GeForce Experience also includes Nvidia’s advanced screenshot capture technology, called Nvidia Ansel, which allows you to capture extremely high-resolution (up to 33x 1080p) images of supported games. Ansel also offers free-camera capture, which allows you to snap angles that aren’t possible in-game, and the ability to capture 360-degree images. Ansel even supports RAW EXR output, which allows you to make changes to the image in post-processing, such as create HDR-enhanced images. 

Both AMD and Nvidia offer support for adaptive display technology. The Radeon RX 5500 XT supports both FreeSync and FreeSync 2, whereas the GeForce 1660 is compatible with Nvidia’s more-expensive G-Sync adaptive display technology. Nvidia also supports a select few FreeSync displays. And as for performance, both AMD and Nvidia offer dynamic clock speed boosting technologies that automatically overclock your GPU to maximize the capabilities of your hardware configuration.

Winner: Tie. Both AMD and Nvidia offer compelling feature sets for their budget-minded options. Each card supports automated game optimization, game streaming, and driver update software. And they both support performance optimization features that maximize your gameplay experience.

Gaming Performance

We tested 11 relatively demanding games on both GPUs with maximum and medium settings enabled. In The Division 2, Gears of War 5, Strange Brigade, Far Cry 5, Shadow of the Tomb Raider, Final Fantasy XIV, Forza Horizon 4 and Battlefield V both cards managed to drive 60 fps average gameplay with the graphics settings maxed right out. 

More demanding titles such as Borderlands 3 and Metro: Exodus, we had to drop the settings to medium to achieve the coveted bare minimum of 60 fps. Ghost Recon: Breakpoint was also very demanding, and our Radeon was unable to crest 50 fps at max settings. However, the GTX 1660 fell just a sliver short with an average framerate of 58.7 fps on max settings. 

Both cards produce acceptable performance for 1080p gaming, but the GeForce outshined the Radeon by a small margin in all but two of our tests (at medium settings), but the two that AMD won were by less than a 1% margin. The GTX 1660 often held a 5% or better lead over the RX 5500 XT in our max settings tests. 

Winner: Nvidia. Despite having the superior on-paper specifications and equivalent software features, in a competition of might, the GTX 1660 outperformed the RX 5500 XT in almost every test we threw at these two cards. Nvidia’s configuration appears much more capable of handling games with maximum graphics settings enabled than AMD’s. Strangely, the RX 5500 XT is a stronger competitor with medium settings, but why would you settle for medium if you don’t need to?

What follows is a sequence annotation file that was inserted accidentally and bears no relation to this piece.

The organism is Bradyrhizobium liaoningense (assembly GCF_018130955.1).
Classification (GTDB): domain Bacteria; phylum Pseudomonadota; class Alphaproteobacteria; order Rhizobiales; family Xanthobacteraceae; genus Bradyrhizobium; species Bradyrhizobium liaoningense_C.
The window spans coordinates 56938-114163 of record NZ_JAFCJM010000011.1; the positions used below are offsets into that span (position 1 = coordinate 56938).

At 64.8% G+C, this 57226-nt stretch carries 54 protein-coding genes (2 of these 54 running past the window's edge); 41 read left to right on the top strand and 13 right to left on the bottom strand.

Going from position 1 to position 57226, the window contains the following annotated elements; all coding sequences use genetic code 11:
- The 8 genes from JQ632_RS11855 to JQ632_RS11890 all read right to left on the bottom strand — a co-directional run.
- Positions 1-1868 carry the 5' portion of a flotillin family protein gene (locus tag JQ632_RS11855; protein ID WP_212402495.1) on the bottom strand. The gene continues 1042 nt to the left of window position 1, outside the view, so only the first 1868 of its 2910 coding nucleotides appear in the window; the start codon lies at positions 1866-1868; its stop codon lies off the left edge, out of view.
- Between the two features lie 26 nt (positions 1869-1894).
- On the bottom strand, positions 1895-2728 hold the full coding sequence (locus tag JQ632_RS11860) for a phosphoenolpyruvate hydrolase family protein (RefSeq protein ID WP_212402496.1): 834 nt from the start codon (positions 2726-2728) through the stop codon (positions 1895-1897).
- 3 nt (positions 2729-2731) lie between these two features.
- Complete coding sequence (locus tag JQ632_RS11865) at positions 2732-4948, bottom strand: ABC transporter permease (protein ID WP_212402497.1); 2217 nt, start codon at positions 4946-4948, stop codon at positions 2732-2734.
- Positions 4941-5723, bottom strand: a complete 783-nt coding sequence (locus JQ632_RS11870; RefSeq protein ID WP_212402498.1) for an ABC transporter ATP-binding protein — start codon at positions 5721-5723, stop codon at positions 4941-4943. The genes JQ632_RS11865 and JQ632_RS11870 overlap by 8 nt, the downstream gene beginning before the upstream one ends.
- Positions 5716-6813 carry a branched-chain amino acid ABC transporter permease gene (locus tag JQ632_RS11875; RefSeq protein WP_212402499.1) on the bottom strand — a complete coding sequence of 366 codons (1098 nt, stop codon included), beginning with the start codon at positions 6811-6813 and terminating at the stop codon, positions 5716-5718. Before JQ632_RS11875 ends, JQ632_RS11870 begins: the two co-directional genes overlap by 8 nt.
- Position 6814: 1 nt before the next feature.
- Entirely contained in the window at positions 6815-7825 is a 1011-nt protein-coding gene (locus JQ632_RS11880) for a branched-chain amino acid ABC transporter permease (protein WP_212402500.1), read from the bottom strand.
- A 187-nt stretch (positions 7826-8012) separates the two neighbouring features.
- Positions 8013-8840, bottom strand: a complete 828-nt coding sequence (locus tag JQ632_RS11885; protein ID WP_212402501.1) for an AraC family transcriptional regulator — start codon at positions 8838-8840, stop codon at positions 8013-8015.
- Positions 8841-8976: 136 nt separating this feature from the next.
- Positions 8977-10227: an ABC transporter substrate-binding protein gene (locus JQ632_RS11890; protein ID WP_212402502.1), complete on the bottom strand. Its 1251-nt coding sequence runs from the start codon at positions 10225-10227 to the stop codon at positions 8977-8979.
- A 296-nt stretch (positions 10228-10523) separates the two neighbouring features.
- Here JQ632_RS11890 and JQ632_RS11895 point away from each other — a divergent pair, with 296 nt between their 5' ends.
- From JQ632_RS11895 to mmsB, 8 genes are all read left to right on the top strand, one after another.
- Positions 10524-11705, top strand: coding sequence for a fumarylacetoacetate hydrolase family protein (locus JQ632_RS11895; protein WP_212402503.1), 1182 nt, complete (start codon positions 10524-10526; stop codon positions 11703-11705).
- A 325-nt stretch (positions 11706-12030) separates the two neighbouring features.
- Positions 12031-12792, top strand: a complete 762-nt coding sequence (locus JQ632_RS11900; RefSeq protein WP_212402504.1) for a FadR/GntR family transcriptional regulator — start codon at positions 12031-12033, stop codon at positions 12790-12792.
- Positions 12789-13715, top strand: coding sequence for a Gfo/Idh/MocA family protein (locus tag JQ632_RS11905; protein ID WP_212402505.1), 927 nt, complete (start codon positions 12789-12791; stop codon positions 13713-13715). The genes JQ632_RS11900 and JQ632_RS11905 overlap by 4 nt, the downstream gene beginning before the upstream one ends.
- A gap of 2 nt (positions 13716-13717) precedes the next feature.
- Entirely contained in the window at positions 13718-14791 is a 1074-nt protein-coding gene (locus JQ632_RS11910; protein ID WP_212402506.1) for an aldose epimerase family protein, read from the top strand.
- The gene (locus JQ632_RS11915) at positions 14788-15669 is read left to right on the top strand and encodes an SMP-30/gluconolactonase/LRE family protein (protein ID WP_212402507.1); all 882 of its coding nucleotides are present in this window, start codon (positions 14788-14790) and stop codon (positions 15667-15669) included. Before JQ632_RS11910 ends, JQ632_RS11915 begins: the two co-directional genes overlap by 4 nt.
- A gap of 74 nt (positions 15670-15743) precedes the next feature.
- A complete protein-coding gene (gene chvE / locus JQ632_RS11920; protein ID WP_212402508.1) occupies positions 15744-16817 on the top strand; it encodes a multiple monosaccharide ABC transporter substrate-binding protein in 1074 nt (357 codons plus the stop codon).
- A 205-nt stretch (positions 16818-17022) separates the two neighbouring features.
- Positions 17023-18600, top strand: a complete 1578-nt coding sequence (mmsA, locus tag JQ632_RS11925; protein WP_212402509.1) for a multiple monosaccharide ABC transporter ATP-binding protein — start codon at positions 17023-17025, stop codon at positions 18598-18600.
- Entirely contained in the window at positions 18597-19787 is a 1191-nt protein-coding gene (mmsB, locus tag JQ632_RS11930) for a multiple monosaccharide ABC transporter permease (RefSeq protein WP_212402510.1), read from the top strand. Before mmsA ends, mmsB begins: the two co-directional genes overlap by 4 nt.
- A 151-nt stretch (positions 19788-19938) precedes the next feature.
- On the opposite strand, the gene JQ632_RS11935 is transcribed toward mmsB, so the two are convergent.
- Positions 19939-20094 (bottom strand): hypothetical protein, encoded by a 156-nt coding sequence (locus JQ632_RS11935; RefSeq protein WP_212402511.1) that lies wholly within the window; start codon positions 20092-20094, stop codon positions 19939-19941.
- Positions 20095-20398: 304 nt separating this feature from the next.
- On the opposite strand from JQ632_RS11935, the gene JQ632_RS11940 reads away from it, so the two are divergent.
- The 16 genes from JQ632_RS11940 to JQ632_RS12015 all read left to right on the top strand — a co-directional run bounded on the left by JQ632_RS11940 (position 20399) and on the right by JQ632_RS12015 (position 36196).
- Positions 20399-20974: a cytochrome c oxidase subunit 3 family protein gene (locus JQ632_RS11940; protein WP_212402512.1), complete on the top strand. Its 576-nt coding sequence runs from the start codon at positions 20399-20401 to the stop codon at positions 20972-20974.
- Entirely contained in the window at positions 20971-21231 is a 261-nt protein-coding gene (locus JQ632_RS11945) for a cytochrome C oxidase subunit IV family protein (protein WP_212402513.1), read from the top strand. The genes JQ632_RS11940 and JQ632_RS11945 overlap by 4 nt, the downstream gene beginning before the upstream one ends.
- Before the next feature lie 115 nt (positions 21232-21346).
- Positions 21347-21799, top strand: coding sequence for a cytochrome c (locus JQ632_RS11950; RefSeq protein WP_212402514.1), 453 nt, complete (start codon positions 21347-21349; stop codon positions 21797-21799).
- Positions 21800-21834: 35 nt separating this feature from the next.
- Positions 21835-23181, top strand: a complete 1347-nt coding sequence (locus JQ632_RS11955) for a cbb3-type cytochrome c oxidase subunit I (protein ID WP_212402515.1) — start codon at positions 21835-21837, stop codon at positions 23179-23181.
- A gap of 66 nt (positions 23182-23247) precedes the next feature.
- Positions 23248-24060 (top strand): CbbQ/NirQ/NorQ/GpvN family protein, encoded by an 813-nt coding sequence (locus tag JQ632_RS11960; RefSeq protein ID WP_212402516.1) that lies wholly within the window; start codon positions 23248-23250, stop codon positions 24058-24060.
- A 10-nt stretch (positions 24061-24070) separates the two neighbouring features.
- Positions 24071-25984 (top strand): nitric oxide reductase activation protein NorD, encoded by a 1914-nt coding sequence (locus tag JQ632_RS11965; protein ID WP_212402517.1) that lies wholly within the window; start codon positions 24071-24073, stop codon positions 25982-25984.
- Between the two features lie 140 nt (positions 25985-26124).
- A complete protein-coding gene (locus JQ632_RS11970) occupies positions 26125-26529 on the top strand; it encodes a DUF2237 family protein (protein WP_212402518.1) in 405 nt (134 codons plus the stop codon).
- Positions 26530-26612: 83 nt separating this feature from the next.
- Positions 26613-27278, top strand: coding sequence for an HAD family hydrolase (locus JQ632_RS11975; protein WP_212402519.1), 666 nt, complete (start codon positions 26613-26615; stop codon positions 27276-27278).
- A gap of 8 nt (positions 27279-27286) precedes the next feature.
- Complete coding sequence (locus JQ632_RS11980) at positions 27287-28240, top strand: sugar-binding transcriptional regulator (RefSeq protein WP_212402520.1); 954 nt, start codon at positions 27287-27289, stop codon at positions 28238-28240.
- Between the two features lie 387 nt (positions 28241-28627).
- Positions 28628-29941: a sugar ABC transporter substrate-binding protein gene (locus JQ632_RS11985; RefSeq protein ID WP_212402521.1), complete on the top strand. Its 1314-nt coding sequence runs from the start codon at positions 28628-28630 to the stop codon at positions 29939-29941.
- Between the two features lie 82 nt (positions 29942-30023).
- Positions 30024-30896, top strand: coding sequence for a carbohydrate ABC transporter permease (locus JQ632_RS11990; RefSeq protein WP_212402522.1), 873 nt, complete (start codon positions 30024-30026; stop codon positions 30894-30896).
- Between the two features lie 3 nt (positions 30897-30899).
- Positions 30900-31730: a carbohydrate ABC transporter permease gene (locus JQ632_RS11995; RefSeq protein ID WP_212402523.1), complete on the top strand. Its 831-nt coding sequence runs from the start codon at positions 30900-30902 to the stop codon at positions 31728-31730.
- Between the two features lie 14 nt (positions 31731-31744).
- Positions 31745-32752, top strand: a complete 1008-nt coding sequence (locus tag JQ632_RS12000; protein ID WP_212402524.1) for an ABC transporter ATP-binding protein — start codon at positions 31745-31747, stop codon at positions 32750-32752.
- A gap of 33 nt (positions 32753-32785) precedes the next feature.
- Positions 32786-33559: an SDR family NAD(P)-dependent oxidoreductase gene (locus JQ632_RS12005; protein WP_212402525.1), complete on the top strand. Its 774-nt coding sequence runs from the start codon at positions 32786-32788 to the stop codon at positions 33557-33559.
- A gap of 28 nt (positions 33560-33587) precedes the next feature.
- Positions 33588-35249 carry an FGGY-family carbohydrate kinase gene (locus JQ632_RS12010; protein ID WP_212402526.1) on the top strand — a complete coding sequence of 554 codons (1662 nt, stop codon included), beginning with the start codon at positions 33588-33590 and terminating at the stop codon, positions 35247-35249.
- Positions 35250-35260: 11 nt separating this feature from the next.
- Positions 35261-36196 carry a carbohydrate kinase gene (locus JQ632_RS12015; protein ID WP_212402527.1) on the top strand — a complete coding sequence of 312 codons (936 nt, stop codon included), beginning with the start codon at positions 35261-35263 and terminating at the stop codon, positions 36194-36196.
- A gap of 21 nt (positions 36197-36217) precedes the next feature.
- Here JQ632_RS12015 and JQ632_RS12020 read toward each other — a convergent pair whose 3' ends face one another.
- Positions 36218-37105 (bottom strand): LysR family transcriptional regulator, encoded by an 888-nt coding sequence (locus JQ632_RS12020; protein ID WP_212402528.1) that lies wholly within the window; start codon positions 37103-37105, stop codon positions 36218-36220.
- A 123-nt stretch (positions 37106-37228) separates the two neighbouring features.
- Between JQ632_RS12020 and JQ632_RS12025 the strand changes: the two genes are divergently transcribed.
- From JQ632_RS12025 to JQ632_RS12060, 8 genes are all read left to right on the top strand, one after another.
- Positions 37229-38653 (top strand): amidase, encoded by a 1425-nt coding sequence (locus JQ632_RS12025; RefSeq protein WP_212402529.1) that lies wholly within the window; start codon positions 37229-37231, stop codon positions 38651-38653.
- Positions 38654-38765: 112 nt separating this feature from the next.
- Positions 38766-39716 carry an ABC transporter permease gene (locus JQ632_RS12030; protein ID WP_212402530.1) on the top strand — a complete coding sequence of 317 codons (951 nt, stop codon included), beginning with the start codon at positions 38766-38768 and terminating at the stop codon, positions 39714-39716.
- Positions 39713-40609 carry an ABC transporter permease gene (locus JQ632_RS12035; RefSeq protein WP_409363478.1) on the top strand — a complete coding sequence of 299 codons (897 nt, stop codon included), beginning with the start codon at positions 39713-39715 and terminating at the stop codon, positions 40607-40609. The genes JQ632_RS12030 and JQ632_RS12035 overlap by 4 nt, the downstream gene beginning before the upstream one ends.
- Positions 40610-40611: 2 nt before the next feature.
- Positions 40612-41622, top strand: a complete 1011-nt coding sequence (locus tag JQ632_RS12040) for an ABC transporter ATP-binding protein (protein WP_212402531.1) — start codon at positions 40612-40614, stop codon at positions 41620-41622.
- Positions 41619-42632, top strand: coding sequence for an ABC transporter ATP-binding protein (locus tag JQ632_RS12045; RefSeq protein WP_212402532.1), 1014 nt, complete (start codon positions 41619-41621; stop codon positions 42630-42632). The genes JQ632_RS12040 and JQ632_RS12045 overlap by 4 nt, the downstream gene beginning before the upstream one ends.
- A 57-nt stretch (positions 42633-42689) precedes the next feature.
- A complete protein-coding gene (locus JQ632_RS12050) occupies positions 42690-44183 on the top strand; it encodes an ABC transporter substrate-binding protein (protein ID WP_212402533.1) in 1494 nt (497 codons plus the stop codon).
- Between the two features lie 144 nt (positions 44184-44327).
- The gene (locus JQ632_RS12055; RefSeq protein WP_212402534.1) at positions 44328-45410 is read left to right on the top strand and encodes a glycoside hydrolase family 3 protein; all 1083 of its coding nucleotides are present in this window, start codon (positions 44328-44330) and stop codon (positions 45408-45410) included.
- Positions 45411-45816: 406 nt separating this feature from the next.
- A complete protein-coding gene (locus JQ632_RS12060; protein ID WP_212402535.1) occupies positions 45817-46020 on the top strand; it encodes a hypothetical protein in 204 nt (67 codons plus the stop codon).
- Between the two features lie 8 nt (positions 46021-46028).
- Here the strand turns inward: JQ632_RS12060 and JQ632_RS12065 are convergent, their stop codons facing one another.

Power Consumption and Heat Output 

On the budget end of the GPU market, power consumption shouldn’t really be much of concern. None of the GPUs of this calibre draw anywhere near enough power to make a significant difference in your system’s configuration. Both AMD and Nvidia recommend at least a 450-watt power supply for their respective cards.

AMD’s Radeon RX 5500 XT features a TDP rating of 130w, whereas Nvidia’s GeForce GTX 1660 includes a TDP rating of 120w. In practice, the Radeon GPUs actually draw quite a bit less than 130 watts, except under extreme loads. We tested two examples of the RX 5500 XT, a 4GB Sapphire and an 8GB Gigabyte card, and we found that, in-game, the AMD card will average close to 100w. 

The Gigabyte GeForce GTX 1660 sample that we tested in March 2019 needed an average of 126 watts, and peaked at 134 watts, and the Zotac model that we used in the Radeon RX 5500 XT review pulled between 110 and 120 watts in our Metro: Exodus power test. 

Interestingly, the Zotac GeForce GTX 1660 peaked around 100w in our Furmark stress test, whereas the Gigabyte sample drew around 130w for this test. Both the Gigabyte and Sapphire Radeon cards topped 120w in this test, with the Sapphire model touching 136w at its peak. 

You likely won’t be concerned with the power requirements for these cards, but higher power draw does equate to higher heat output, which is likely of higher concern to you. 

Our Gigabyte RX 5500 XT OC 8G proved to be one of the coolest-running GPUs that we’ve seen in this segment. Following three passes of our Metro: Exodus test, the data showed that the GPU never exceeded 63C. Our tests with Gigabyte’s GeForce GTX 1660 OC 6G showed that it peaked at a 68C. It’s also worth noting that the fans on the GeForce were spinning at 2000 rpm, and the Radeon card spun at a leisurely 1800 rpm.

Winner: AMD. The power requirements for either of these cards is low enough to be negligible. However, the low heat output from the Radeon RX 5500 XT, likely aided by its smaller 7nm process, gives AMD a leg up in this category.

Value Proposition 

Comparing the value of the Radeon RX 5500 XT 8GB to the GeForce GTX 1660 is a somewhat challenging task. If you compare these cards at the same price, the GeForce GTX 1660 is the clear winner. 

Nvidia’s offering outperforms the competition handily in gaming tests, which if we’re honest is kind of the point of a graphics card—especially in the $200 range. However, AMD’s option still delivers acceptable performance and costs a few dollars less, which somewhat evens that playing field. Where the Radeon maybe 5% to 10% cheaper, it’s also 5% to 10% slower in many cases.

Winner: Nvidia. We can’t call the Radeon RX 5500 XT a bad deal. It’s far and away a better card than you would have bought for the same price a year ago. However, for just a few dollars more you can get better gaming performance from a GeForce GTX 1660. 

Round
Nvidia GeForce GTX 1660 6GBAMD Radeon RX 5500 XT 8GB
Featured Technology
Gaming Performance
Power Consumption
Value Proposition
Total32

Bottom Line

What a difference a year can make. The last time we did a showdown of the mid-range GPUs, we put the Radeon RX 590 toe to toe with the GeForce GTX 1060 and AMD’s card was the definitive winner. This time around, the tables have turned and Nvidia has captured the mid-tier crown back from AMD.